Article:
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Thread: celeron good enough for DAW?

  1. #1
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    celeron good enough for DAW?

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    i've been using p2 for a while now and am think of upgrading to a more powerful computer. it will be used for all recording and playback. my concern is whether or not a celeron processor is a wise choice. with a lower cache and bus sizes compared to a pentium, i want to be sure it's going to be able to handle the work i give it without any lags. anybody had good or bad experience with the celeron?

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    Not a wise choise.

    The fact (not opinion) is that at this moment the best choice (in price/perfomance) for a DAW is P4 HT.

    No more than half an year ago AMD might have been a better choice. But after 2,4 GHz, Pentium is a better choice. In future when 64bit OS:s arrive, AMD might take the lead again.

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    Stick with the regular P4. Forget the celeron.
    Fruity or Triton?? If the beat is hot, who cares??

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    Celeron is the slower budget version of a Pentium.
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    Originally posted by Goodall
    Celeron is the slower budget version of a Pentium.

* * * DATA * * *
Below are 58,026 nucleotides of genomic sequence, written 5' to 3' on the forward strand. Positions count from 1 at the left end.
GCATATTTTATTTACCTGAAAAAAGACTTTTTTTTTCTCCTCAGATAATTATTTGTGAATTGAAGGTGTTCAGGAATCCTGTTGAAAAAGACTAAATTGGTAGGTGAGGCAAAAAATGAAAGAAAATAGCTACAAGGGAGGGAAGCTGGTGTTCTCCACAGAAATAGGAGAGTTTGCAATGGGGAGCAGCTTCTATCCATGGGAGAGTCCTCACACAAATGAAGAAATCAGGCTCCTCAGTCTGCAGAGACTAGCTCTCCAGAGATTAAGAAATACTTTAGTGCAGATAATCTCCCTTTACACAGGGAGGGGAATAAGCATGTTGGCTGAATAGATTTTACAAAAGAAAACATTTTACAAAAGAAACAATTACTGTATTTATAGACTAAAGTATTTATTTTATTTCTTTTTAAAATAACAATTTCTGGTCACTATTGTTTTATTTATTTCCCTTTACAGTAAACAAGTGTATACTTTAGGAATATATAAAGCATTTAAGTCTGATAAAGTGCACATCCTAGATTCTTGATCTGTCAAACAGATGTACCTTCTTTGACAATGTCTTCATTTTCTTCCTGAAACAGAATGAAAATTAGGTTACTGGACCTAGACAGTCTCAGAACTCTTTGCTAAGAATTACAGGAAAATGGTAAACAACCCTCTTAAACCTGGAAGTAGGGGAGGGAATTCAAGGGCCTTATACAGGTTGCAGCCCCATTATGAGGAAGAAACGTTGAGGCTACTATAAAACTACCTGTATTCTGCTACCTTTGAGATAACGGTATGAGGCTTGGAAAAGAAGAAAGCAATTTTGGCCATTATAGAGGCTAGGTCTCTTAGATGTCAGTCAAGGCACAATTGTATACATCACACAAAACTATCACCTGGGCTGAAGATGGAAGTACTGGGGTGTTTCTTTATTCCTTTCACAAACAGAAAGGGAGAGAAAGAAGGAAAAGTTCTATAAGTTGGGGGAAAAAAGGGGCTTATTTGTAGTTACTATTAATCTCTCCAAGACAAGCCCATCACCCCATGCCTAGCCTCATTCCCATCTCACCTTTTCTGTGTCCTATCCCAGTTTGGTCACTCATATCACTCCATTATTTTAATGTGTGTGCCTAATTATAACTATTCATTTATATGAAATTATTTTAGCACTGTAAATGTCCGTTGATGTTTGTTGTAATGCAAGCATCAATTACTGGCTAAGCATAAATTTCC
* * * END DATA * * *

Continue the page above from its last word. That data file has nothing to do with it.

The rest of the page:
Yeah for realz. Your CPU power gets used up so quick by the smallest applications and it very slow at processing which can become a bother when editing real-time music.

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    Celeron is not great to intesence applications such as audio and video.
    P4 runs faster and cooler.
    Most applications do not support Celeron.


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    Like everyone said - don't get a celeron if you have a choice.

    Prescott (the new Intel chip) was just released, but it's performance doesn't shine over the latest generation of P4's. A good buy right now is the P4 2.8GHz 800MHz CPU. Also, the AMD64 chips pack brute force for about the same $$$ as that P4 chip - no, there are not any 64 bit apps yet, but the AMD64 chips are very attrative none-the-less.

    If you getting an DAW today, look into those CPUs.
    Crunk off.

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    Originally posted by DJXodus

    P4 runs faster and cooler.
    Most applications do not support Celeron.

    Faster, but definitely not cooler. And if an application supports a Pentium 4/3/2/1, it will support any AMD processor, and a Celeron.

    But yes, a Pentium 4 would be a better buy. Although an AMD Barton 2500+ is not a bad buy at all when paired with an Nforce 2 board and dual channel DDR ram.

    The Pentium shines in video applications but Audio is pretty much in the air unless optimized for either processor extnesions.

    What you should worry about more is the hard drive that you are purchasing since the hard drive is hands down the things that bottlenecks performance more.

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    Pentium is the best in my opinion
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    Originally posted by sleepy
    What you should worry about more is the hard drive that you are purchasing since the hard drive is hands down the things that bottlenecks performance more.
    Good point. I definitely recommend the WD Raptor HD - the only non-SCSI 10,000 rpm HD available at the moment. It connects via SATA, so make sure your mobo supports that.
    Crunk off.

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